Reviewed by Catherine K. Arveseth

fivepeoplegfdgIf you loved Tuesdays with Morrie, you will delight in Mitch Albom’s latest publication, The Five People you Meet in Heaven.  It is a wisely poetic tale that whisks you into magical places, rich with lessons of hope.  For me, it resurrected the fading ideal that all humanity is connected.  Although not a Christmas story by setting, the fable beams with the spirit of Christ, stirring emotions of love and sacrifice for our fellow men.  It is about forgiveness, purpose and people. 

Albom dedicates the book to his uncle, Edward Beitchman, who “gave him his first concept of heaven.”  Albom writes, “Every year around the Thanksgiving table, [Eddie] spoke of a night in the hospital when he awoke to see the souls of his departed loved ones sitting on the edge of the bed, waiting for him.  I never forgot that story.  And I never forgot him.”

We gather that Albom was deeply moved by his uncle’s experience, out of which evolved this work.  And so he launches us into the life of his main character, Eddie.  Eddie is the Head of Maintenance at an Amusement Park.  To the children, he is known as “the ride man at Ruby Pier”.  Eddie is 83 years old.  He has worked at Ruby Pier all his life, watching the rides evolve and accelerate, from “Lollipop Swings” to “The Vortex”.  Some things remain the same – the taffy stand, the smell of cotton candy smeared into the pavement, the park name, and his love for the children who frequent it.  Eddie is tired as he reflects on his past, wondering if he has accomplished anything of worth in his life.  Sporting a cane, he makes his way around the park, carefully checking all the rides to ensure they are working safely.  On this day, he takes time to craft an “animal” out of pipe cleaners he keeps in his pocket for a small girl.  This is his existence, a meager one – one that the world would look on as unimportant – an old man, undervalued and alone.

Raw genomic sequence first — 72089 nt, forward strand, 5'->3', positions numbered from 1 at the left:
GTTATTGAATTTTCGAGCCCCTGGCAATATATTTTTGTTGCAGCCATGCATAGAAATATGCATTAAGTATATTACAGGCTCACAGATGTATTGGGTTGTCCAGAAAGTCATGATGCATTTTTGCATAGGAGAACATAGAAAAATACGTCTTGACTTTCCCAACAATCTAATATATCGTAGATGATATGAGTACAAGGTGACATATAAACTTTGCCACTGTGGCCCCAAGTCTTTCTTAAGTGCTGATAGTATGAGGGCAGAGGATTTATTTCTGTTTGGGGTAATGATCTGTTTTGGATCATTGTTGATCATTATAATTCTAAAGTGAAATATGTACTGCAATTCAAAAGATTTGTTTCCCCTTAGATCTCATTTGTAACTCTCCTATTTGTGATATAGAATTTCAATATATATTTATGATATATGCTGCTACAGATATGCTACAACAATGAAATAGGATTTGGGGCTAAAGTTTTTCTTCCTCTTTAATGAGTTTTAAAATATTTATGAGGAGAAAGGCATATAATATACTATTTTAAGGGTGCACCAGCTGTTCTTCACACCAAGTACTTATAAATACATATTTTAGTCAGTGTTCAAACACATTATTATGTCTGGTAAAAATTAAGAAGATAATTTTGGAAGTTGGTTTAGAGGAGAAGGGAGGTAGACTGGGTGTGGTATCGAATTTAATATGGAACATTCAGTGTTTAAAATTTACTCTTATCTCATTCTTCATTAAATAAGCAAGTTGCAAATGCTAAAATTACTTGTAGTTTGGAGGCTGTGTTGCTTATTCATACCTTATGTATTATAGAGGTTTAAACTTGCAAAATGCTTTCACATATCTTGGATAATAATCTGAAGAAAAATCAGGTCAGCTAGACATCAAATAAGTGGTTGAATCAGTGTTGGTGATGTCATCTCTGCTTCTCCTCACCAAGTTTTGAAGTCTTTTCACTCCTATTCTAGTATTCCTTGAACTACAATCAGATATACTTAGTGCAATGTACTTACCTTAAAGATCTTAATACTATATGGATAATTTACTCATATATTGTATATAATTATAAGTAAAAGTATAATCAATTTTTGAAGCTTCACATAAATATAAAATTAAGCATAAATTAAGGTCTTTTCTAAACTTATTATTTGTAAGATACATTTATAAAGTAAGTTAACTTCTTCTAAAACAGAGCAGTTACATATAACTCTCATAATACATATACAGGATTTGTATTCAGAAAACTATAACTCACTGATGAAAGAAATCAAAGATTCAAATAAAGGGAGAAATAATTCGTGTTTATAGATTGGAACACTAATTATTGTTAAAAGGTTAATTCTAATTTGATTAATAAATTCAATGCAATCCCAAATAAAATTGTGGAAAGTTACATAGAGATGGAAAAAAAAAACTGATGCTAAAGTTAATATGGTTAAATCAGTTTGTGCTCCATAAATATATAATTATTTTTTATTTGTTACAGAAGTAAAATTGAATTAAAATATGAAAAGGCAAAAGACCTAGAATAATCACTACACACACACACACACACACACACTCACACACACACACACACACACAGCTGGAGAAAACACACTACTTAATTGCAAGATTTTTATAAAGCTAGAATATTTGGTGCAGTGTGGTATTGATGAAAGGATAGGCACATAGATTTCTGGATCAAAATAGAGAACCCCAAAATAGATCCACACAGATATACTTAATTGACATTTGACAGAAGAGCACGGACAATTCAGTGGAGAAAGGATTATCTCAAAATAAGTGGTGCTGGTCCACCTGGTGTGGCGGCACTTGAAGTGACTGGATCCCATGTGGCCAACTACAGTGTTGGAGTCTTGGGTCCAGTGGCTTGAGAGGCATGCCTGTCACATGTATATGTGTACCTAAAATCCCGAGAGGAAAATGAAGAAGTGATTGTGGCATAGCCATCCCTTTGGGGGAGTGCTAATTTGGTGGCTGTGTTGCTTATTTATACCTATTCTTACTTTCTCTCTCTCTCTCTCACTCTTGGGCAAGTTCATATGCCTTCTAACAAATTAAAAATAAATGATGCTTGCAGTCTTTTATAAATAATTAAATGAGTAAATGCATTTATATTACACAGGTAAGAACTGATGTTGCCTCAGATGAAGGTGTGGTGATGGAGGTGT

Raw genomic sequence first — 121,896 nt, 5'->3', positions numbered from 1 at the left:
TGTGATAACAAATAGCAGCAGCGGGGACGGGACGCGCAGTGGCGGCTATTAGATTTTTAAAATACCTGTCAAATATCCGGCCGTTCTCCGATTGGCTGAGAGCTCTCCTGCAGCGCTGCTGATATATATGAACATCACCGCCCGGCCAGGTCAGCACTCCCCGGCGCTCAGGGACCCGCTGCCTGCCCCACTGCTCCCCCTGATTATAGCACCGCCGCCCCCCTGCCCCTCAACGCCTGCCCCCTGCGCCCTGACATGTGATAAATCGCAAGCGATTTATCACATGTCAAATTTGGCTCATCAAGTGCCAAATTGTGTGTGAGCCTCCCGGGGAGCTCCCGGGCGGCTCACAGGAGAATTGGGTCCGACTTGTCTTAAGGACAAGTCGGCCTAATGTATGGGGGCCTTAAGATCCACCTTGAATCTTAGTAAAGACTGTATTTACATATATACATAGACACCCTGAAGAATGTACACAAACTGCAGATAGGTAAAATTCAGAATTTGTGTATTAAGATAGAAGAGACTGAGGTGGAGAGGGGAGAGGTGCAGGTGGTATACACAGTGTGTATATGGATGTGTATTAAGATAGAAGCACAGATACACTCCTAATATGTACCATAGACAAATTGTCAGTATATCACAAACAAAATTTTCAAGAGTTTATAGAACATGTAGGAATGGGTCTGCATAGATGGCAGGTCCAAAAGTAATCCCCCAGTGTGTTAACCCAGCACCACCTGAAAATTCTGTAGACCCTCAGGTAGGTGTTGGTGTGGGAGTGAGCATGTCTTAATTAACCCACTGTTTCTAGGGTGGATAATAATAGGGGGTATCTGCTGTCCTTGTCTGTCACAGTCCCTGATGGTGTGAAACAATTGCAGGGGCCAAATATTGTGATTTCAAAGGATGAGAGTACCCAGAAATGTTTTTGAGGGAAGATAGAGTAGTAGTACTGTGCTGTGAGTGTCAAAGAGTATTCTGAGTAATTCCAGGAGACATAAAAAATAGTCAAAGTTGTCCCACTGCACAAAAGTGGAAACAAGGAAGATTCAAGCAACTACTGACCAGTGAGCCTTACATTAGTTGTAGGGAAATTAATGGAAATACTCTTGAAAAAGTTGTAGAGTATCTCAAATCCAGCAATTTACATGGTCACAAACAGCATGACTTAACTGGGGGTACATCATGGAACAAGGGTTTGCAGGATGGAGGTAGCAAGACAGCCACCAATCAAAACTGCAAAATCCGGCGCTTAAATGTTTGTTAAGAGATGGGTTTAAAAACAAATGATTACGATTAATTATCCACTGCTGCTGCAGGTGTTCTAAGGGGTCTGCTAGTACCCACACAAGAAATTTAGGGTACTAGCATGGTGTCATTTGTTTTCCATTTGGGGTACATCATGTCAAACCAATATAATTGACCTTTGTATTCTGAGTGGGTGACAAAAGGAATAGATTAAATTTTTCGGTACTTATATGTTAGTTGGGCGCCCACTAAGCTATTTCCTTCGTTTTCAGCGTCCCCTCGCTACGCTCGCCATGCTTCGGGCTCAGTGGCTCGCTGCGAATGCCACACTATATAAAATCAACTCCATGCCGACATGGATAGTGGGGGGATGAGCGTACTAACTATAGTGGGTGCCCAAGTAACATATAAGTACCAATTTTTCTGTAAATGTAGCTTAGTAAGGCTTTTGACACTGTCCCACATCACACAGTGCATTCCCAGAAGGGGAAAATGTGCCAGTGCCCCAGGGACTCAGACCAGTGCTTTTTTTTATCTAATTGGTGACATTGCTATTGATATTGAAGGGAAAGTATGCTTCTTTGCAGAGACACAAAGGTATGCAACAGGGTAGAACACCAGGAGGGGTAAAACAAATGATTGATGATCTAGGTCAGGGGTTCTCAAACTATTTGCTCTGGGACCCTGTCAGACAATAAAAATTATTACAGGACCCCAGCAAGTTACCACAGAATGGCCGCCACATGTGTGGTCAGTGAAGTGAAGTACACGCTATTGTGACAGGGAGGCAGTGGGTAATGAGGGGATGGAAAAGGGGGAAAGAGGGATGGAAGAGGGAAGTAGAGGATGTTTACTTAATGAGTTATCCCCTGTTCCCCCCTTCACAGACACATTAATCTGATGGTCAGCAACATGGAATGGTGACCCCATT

In minutes, Eddie will die in an attempt to save the life of the little girl with the pipe cleaner rabbit who is unsuspectingly seated under a rapidly falling cart.  Albom begins, “This is a story about a man named Eddie and it begins at the end, with Eddie dying in the sun.  It might seem strange to start a story with an ending. But all endings are also beginnings.  We just don’t know it at the time.” (1)

In the first chapter, ironically titled “The End”, Albom offers us this metaphor:  “Sometimes stories meet at the corners, and sometimes they cover one another completely, like stones beneath a river.” (10)  As we are shuttled into heaven with Eddie and then back through his life, we see that Albom’s stories gracefully cover one another with echoes, repeating themes and objects of memory. 

Albom acknowledges that everyone has an idea of heaven, as do most religions, and all ideas should be respected.  The version he represents in this book is his “guess”, a “wish” he says, that his uncle, and others like him who felt unimportant on earth, will realize how much they mattered and how they were loved.